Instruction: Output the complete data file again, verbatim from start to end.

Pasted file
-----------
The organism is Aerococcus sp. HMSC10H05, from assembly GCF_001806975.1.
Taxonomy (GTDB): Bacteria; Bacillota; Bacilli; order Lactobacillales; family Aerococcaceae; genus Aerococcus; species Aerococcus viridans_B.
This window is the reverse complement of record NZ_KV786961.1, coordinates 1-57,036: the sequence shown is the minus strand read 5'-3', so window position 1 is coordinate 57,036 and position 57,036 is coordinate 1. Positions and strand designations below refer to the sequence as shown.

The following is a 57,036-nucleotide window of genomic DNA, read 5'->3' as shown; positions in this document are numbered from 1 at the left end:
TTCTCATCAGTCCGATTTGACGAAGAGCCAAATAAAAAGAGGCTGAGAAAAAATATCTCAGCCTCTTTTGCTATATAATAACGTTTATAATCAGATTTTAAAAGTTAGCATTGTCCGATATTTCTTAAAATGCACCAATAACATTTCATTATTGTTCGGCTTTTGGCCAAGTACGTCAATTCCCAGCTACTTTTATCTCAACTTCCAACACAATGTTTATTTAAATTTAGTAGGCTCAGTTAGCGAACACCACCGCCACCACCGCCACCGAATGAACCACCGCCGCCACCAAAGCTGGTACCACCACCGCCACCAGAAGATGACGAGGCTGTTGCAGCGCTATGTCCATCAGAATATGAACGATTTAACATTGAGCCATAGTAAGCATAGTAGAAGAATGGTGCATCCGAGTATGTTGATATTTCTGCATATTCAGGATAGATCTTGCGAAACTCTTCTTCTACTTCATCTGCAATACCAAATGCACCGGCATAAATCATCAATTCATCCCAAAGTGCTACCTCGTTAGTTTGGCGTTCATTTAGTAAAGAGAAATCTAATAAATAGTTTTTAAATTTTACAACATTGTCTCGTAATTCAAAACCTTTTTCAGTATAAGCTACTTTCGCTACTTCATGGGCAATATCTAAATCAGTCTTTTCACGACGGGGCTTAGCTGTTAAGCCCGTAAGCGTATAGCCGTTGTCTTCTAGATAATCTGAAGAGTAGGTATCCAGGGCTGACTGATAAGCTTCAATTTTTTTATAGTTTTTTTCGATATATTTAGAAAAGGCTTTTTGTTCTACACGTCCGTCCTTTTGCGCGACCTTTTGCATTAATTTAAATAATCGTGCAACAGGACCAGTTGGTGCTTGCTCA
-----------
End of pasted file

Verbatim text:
The organism is Aerococcus sp. HMSC10H05, from assembly GCF_001806975.1.
Taxonomy (GTDB): Bacteria; Bacillota; Bacilli; order Lactobacillales; family Aerococcaceae; genus Aerococcus; species Aerococcus viridans_B.
This window is the reverse complement of record NZ_KV786961.1, coordinates 1-57,036: the sequence shown is the minus strand read 5'-3', so window position 1 is coordinate 57,036 and position 57,036 is coordinate 1. Positions and strand designations below refer to the sequence as shown.

The following is a 57,036-nucleotide window of genomic DNA, read 5'->3' as shown; positions in this document are numbered from 1 at the left end:
TTCTCATCAGTCCGATTTGACGAAGAGCCAAATAAAAAGAGGCTGAGAAAAAATATCTCAGCCTCTTTTGCTATATAATAACGTTTATAATCAGATTTTAAAAGTTAGCATTGTCCGATATTTCTTAAAATGCACCAATAACATTTCATTATTGTTCGGCTTTTGGCCAAGTACGTCAATTCCCAGCTACTTTTATCTCAACTTCCAACACAATGTTTATTTAAATTTAGTAGGCTCAGTTAGCGAACACCACCGCCACCACCGCCACCGAATGAACCACCGCCGCCACCAAAGCTGGTACCACCACCGCCACCAGAAGATGACGAGGCTGTTGCAGCGCTATGTCCATCAGAATATGAACGATTTAACATTGAGCCATAGTAAGCATAGTAGAAGAATGGTGCATCCGAGTATGTTGATATTTCTGCATATTCAGGATAGATCTTGCGAAACTCTTCTTCTACTTCATCTGCAATACCAAATGCACCGGCATAAATCATCAATTCATCCCAAAGTGCTACCTCGTTAGTTTGGCGTTCATTTAGTAAAGAGAAATCTAATAAATAGTTTTTAAATTTTACAACATTGTCTCGTAATTCAAAACCTTTTTCAGTATAAGCTACTTTCGCTACTTCATGGGCAATATCTAAATCAGTCTTTTCACGACGGGGCTTAGCTGTTAAGCCCGTAAGCGTATAGCCGTTGTCTTCTAGATAATCTGAAGAGTAGGTATCCAGGGCTGACTGATAAGCTTCAATTTTTTTATAGTTTTTTTCGATATATTTAGAAAAGGCTTTTTGTTCTACACGTCCGTCCTTTTGCGCGACCTTTTGCATTAATTTAAATAATCGTGCAACAGGACCAGTTGGTGCTTGCTCA